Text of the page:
Fresh off being abused by Penn State's fierce defense, the Badgers matchup with the league's No. 3 scoring defense in Iowa. The Hawkeyes' talent-level, however, does not compare with what the Nittany Lions brought to the table.

Penn State shut down Brian Calhoun and the Badger running game and pressured quarterback John Stocco relentlessly on the back of one of the nation's most experienced defensive lines. Iowa, by contrast, came into this season with an extreme lack of experience up front. The undersized Hawkeye line starts two freshmen and a pair of sophomores, and only returned three letter-winners.

Like the Badgers', Iowa's 2004 defensive line was one of the nation's best and sent four players off to NFL camps. This season, the unit has struggled to provide a pass rush and to clog up the running game, helping opposing offenses gain 431.7 yards per game in Big Ten contests.

Iowa has been abysmal versus the pass, allowing 286.7 yards per conference game. Corners Antwan Allen and Jovon Johnson are two of the league's best, but without a pass rush they have been left out to dry all too often. And Johnson is doubtful for Saturday with a hamstring injury that kept him out of last week's loss to Northwestern.

That bodes well for Wisconsin receivers Brandon Williams and Jonathan Orr, who have each put together impressive seasons. Williams has 732 receiving yards and 42 receptions in 10 games. No team has been able to cover him consistently this season. Orr has 32 receptions for 545 yards and six touchdowns, giving the Badgers two receivers averaging at least 17 yards per reception.

Tight ends Jason Pociask and Owen Daniels are also effective as receivers, as is third receiver Brandon White, who is coming off his best pass receiving game of the season. Calhoun adds an extra dimension to UW's passing game; he has 42 catches for 487 yards.

Calhoun's effectiveness as a receiver, however, was diminished last week when UW was forced to keep him in to help block PSU's front four. That should not be a problem this week, though linebacker Chad Greenway is dangerous on the blitz. Greenway and Hodge are two of the nation's finest linebackers; players that, like Penn State's Paul Posluszny and Dan Connor, can actually track Calhoun. Greenway and Hodge, however, will need to deal with shedding the blocks of offensive linemen much more frequently than Posluszny had to last week. Despite Iowa's less productive defensive line, however, Greenway and Hodge have thrived, combining for 232 tackles and 16.5 tackles for loss.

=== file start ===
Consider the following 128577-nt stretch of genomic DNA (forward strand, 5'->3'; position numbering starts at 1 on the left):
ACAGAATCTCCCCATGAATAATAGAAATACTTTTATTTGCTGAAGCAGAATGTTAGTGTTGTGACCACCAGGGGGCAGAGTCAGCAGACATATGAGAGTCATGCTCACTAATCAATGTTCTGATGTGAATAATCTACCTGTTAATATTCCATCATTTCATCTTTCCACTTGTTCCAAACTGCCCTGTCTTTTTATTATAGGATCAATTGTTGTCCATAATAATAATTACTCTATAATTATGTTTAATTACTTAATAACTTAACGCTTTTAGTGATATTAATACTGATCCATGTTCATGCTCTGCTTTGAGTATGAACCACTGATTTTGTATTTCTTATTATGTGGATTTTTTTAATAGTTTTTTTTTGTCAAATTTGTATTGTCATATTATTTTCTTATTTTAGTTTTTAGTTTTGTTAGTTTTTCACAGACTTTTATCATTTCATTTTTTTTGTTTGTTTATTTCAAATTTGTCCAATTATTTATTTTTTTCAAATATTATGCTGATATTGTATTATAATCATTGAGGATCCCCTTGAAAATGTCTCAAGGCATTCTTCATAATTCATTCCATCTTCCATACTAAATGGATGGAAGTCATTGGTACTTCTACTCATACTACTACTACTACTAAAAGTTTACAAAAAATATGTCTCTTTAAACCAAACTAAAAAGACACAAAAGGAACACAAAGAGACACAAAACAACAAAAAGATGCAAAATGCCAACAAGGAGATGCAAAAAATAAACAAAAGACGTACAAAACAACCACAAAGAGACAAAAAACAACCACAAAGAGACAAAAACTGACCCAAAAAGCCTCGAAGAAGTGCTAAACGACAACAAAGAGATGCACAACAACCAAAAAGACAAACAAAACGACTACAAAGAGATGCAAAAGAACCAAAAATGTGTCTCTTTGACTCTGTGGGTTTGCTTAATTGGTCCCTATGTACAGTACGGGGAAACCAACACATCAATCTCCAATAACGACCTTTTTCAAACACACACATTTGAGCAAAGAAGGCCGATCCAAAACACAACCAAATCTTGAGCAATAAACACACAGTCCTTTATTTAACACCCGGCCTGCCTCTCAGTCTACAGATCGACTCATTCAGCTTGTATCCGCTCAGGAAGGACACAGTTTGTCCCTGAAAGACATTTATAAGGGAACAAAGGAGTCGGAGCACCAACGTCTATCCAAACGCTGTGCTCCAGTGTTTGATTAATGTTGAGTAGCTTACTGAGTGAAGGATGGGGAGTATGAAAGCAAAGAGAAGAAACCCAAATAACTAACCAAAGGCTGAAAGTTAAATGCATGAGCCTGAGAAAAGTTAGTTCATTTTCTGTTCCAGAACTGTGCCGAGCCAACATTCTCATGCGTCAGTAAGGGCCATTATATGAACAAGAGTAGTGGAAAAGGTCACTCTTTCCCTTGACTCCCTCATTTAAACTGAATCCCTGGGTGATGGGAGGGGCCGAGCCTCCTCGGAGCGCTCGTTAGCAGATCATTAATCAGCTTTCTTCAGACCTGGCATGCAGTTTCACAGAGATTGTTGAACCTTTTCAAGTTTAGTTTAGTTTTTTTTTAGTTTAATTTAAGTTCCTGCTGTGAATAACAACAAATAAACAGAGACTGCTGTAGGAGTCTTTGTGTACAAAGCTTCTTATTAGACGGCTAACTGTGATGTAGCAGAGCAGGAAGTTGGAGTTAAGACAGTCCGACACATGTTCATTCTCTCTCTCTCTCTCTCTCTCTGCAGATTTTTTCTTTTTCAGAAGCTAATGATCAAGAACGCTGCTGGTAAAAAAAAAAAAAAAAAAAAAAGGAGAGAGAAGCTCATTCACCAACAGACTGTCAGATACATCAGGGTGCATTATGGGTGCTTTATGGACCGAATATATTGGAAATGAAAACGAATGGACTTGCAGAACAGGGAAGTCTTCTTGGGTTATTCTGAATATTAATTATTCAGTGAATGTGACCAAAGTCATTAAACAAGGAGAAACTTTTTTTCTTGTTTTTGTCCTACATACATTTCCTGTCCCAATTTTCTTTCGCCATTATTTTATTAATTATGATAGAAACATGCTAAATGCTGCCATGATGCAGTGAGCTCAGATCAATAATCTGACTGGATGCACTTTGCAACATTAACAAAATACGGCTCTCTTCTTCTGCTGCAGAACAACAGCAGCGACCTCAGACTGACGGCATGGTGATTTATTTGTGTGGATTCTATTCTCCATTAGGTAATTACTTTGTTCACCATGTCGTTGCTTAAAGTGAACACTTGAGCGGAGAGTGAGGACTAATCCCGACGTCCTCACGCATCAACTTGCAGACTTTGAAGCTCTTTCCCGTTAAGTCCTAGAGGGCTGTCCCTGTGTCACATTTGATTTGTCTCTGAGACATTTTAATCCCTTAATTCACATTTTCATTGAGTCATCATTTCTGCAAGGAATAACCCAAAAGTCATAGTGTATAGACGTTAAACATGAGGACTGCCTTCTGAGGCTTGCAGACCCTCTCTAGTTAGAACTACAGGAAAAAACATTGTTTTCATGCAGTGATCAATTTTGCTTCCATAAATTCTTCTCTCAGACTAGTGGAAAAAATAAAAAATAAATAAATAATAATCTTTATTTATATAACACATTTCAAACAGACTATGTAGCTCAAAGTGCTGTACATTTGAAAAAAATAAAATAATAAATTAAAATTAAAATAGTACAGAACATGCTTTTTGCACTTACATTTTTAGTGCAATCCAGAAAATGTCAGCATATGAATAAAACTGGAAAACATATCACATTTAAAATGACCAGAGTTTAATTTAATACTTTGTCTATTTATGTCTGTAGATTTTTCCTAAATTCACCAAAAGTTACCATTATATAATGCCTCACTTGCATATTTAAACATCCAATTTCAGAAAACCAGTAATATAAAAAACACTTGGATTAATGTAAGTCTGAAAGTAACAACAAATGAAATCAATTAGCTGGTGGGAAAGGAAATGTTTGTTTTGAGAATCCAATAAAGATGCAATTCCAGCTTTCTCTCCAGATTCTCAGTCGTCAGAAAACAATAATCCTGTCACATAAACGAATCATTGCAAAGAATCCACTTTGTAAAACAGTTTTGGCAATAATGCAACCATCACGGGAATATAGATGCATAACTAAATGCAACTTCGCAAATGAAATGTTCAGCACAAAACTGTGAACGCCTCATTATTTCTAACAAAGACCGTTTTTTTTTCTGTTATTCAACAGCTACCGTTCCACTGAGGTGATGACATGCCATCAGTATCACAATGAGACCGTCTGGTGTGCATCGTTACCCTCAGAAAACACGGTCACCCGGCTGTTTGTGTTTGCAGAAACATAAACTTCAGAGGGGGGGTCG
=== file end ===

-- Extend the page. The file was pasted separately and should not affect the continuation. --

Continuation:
Wisconsin will look to establish the running game after it was shutdown last week. But the real key to this matchup is whether Iowa can do anything to slow down John Stocco and the Badgers' passing game.

Wisconsin versus Iowa special teams

Iowa projected starters Wisconsin projected starters

PK Kyle Schlicher (Jr. 5-9, 179) PK/KO Taylor Mehlhaff (So. 5-11, 179)
P/H Andy Fenstermaker (Jr. 6-3, 221) P/H Ken DeBauche (So. 6-2, 219)
LS Daniel Olszta (So. 5-11, 217) LS Steve Johnson (So. 6-3, 247)
PR Herb Grigsby (So. 6-0, 170) PR Brandon Williams (Sr. 5-10, 180)
KR Shonn Greene (Fr. 5-11, 210) KR Brandon Williams (Sr. 5-10, 180)

Fenstermaker only averages 39.1 yards per punt, but opponents have only managed a paltry 38 punt return yards against him all season. Of his 37 punts, 18 have pinned the opponent inside the 20, just two have gone for touchbacks and only 11 have been returned. If that type of production keeps up, it bodes well for Iowa, which will want to keep the ball out of Williams' hands. Williams is averaging 16.3 yards per punt return this season and 29.8 yards per kick return, though he has received only 18 chances at the latter this year as teams continue to kick away from him.

Iowa kicker Kyle Schlicher has made 13 of 16 attempts this season, including a perfect 11-for-11 from inside 40 yards.

Wisconsin's special teams were a bit off last week, but have generally been very strong this season. Sophomore kicker Taylor Mehlhaff is 10 of 14, though he has not attempted a field goal in either of the past two games.

Final thoughts

Wisconsin's offense will get back on track this week, but Iowa has too much talent on defense to allow the Badgers to turn this into a shootout. The Hawkeyes have a more pronounced matchup advantage when they have the ball, but Wisconsin's defense is overdo for a better performance. In the last home game of the season, with all the emotion of senior day and Barry Alvarez's final game, no matter how much the team tries to downplay it, the Badgers' defense will step up and make enough plays to help UW eke out its ninth win of the season.

BadgerNation.com projection: Wisconsin 27, Iowa 24